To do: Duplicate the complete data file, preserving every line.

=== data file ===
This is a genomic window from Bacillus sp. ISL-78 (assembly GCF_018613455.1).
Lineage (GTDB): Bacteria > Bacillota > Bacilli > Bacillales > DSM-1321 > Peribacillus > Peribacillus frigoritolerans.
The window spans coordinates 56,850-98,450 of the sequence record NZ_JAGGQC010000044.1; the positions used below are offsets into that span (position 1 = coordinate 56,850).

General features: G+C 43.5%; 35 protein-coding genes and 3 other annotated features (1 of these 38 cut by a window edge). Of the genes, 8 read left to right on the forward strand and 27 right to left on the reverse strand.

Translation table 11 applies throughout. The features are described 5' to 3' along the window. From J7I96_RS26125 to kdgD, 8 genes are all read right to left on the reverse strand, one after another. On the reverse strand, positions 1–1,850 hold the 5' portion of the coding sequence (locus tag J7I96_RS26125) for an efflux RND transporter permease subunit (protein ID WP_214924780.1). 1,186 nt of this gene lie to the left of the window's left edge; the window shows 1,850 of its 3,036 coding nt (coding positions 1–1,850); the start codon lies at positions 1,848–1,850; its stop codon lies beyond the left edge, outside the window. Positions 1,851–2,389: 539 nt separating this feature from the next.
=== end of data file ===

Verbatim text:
This is a genomic window from Bacillus sp. ISL-78 (assembly GCF_018613455.1).
Lineage (GTDB): Bacteria > Bacillota > Bacilli > Bacillales > DSM-1321 > Peribacillus > Peribacillus frigoritolerans.
The window spans coordinates 56,850-98,450 of the sequence record NZ_JAGGQC010000044.1; the positions used below are offsets into that span (position 1 = coordinate 56,850).

General features: G+C 43.5%; 35 protein-coding genes and 3 other annotated features (1 of these 38 cut by a window edge). Of the genes, 8 read left to right on the forward strand and 27 right to left on the reverse strand.

Translation table 11 applies throughout. The features are described 5' to 3' along the window. From J7I96_RS26125 to kdgD, 8 genes are all read right to left on the reverse strand, one after another. On the reverse strand, positions 1–1,850 hold the 5' portion of the coding sequence (locus tag J7I96_RS26125) for an efflux RND transporter permease subunit (protein ID WP_214924780.1). 1,186 nt of this gene lie to the left of the window's left edge; the window shows 1,850 of its 3,036 coding nt (coding positions 1–1,850); the start codon lies at positions 1,848–1,850; its stop codon lies beyond the left edge, outside the window. Positions 1,851–2,389: 539 nt separating this feature from the next.